Milana "Mim" Bizic stepped away from the classroom more than five years ago, but the Moon Township woman said teaching isn't something she'll quit any time soon.
In the late 1980s, the former librarian and teacher in the Quaker Valley school district helped to shape its early computer education program. Now she continues to turn to her computer as she dedicates herself to becoming an amateur historian with a decidedly new-media twist.
Bizic, whose grandparents emigrated from Serbia to Western Pennsylvania, said preserving and sharing her ancestors' culture has become her life’s passion.
Bizic's Serbian roots run deep. She met her late husband Gus more than 50 years ago at a picnic for Pittsburgh's Serbian community. Her son Nick and young granddaugther, who reside in Texas, both were raised with Serbian ideals, she said.
From her suburban home in Moon Township where she's lived for 21 years, Bizic, 69, operates the Serbian heritage website Babamim.com. On her site, her readers around the world can reference everything Serbian, from wedding traditions to the country's World War II history.
“It’s about standing up for what you believe in and your heritage,” said Bizic. “It’s about not being ashamed of where you come from.”
Bizic’s command of Serbian history is so thorough that it caught the eye of officials from the U.S. Department of State. In August, she hosted a film crew from the department who featured her in a documentary about Serbian-American relations. A release date for the film hasn't been announced.
When it came time for the interview conducted by Serbian television personality Jugoslav Cosic, Bizic said she wasn’t nervous.
"I had all this food made," she said with a laugh. "They were so sorry that they had to run out, but they were on a tight schedule."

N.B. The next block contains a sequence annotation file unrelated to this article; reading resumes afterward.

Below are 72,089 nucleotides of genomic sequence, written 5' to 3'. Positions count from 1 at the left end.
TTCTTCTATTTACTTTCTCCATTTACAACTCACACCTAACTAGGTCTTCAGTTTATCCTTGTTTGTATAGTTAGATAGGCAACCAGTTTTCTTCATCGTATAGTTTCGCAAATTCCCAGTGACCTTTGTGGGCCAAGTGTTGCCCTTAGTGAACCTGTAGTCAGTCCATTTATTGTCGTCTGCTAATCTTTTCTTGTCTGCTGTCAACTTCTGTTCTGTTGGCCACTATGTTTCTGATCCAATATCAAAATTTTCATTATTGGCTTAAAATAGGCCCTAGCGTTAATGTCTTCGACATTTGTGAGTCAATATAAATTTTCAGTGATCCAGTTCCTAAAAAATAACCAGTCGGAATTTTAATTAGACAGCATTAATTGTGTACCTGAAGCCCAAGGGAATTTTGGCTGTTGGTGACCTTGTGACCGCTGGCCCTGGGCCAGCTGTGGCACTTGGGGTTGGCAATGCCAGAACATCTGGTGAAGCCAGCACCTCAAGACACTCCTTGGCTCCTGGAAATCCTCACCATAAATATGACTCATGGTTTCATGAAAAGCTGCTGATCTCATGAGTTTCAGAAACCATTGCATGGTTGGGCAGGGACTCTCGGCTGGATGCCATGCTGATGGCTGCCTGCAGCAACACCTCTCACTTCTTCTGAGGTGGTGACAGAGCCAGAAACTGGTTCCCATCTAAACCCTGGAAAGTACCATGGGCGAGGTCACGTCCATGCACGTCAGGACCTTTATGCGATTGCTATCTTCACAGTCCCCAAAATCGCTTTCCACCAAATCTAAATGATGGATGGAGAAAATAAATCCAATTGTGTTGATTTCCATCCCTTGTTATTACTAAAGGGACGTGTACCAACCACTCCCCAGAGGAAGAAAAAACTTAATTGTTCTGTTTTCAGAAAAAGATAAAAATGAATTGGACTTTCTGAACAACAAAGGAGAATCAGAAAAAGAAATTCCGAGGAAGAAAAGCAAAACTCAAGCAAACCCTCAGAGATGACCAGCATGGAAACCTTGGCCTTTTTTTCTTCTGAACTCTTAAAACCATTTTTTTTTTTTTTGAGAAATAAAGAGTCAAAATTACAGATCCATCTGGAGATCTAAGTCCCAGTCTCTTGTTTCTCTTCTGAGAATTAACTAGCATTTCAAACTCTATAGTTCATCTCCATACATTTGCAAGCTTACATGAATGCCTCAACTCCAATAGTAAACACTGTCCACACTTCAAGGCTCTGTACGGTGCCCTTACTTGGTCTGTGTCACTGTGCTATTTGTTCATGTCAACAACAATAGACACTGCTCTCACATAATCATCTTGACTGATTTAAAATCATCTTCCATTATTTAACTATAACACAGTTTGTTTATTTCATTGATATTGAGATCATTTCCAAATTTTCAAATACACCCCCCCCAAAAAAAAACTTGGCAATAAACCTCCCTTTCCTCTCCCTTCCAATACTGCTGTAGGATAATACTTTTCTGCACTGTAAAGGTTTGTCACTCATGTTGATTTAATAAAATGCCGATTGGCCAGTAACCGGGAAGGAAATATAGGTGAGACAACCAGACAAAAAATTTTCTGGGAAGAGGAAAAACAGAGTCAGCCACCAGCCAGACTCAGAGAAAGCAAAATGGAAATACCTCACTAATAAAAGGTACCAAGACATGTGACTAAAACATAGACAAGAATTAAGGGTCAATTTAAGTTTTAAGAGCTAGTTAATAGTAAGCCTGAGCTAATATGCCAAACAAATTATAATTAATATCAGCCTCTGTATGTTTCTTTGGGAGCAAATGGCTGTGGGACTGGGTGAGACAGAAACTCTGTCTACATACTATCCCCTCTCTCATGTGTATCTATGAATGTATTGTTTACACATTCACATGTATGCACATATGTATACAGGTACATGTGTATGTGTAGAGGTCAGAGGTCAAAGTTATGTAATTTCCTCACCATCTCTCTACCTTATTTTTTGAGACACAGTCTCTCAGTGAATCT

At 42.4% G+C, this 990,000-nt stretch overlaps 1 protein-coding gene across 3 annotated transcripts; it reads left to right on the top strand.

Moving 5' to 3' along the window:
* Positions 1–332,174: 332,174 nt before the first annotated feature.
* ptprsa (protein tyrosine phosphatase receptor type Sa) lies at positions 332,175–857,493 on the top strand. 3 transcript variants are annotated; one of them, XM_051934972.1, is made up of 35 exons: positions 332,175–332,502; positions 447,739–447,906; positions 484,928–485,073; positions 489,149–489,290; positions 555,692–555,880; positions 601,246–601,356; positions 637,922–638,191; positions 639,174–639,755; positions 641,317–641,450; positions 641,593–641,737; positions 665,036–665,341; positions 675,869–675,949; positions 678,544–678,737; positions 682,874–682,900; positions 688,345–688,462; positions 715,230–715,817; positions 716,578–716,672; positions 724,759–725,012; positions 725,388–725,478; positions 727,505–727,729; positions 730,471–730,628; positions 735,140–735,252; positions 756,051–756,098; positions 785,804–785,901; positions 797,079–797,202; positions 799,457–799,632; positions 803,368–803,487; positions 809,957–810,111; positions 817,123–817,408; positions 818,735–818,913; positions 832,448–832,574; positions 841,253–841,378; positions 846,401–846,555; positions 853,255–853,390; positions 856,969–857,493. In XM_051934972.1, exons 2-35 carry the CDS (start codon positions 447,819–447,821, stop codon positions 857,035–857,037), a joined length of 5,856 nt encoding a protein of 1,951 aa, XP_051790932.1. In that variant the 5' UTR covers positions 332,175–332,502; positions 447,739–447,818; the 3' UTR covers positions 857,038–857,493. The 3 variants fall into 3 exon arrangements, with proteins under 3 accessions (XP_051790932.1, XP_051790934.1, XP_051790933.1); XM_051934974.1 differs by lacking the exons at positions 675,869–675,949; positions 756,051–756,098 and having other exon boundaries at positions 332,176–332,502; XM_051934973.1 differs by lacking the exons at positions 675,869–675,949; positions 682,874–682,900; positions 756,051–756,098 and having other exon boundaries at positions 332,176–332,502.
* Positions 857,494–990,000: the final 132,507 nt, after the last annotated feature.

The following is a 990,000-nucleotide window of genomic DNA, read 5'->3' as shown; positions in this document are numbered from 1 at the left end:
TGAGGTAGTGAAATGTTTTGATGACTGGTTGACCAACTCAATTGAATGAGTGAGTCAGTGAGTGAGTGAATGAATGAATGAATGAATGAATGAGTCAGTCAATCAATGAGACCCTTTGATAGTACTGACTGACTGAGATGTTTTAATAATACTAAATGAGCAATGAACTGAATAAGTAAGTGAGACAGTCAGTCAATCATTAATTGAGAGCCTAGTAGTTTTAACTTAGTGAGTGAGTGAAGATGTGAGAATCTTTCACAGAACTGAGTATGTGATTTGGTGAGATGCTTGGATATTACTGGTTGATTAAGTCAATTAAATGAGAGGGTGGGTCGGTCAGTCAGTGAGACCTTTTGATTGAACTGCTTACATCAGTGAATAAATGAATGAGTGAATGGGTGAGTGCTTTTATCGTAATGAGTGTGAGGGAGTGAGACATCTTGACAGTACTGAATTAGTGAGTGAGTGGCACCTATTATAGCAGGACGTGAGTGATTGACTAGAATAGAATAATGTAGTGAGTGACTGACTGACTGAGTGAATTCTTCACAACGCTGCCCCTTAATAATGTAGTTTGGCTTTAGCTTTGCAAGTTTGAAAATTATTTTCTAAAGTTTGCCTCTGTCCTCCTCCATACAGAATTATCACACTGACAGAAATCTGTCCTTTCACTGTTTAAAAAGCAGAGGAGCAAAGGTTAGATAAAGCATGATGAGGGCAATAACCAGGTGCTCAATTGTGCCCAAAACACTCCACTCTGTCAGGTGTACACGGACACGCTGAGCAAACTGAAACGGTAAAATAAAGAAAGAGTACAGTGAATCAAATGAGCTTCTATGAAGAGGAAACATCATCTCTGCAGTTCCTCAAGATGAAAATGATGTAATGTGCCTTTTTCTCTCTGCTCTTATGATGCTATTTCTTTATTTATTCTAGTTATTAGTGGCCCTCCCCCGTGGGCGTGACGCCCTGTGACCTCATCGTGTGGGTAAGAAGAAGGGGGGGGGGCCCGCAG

Preserving Serbian-American heritage runs in Bizic's family. Her father, Milan Karlo, was a Serbian-American journalist who worked in Pittsburgh and Chicago. In 1984, he wrote the book The Early Years: Serbian Settlers in America and in 1948 conceived the now-defunct monthly magazine Serb Life.
His career focused on documenting the lives and often the struggles of immigrant Serbians, many of whom labored in Western Pennsylvania's mills and coal mines, Bizic said.
Bizic, with her homegrown technological savvy, now helps to keep her father’s legacy alive by communicating with her readers in myriad countries via her website, which she updates regularly.
“It was something I loved right away,” Bizic said of working with computers. “I just love it, and I’m fascinated by it.”
Bizic became interested in computer science in the early 1980s, when she took a class through Pennsylvania State University’s Beaver branch campus in Beaver County.
Using skills she polished while taking additional college courses, Bizic helped bring to life some of the earliest computer science courses in the Quaker Valley district, instructing students from elementary to high school in basic word processing, data entry and creating spreadsheets.
“We only had one computer at the time, but it was sort of magnificent,” said Bizic of teaching her first computer classes. “We really were the first to be teaching these things in the school, and we had some creative ways to get kids involved.”
After retiring in 2004, Bizic has devoted much of her time to shining a light on the history of Serbian Americans and the vibrant community they created in and around Pittsburgh.
“Everyone says to me, there’s no way you’re retired,” Bizic said with a laugh. “They’ll say, 'You used to have a classroom. Now you have a whole world to teach.' ”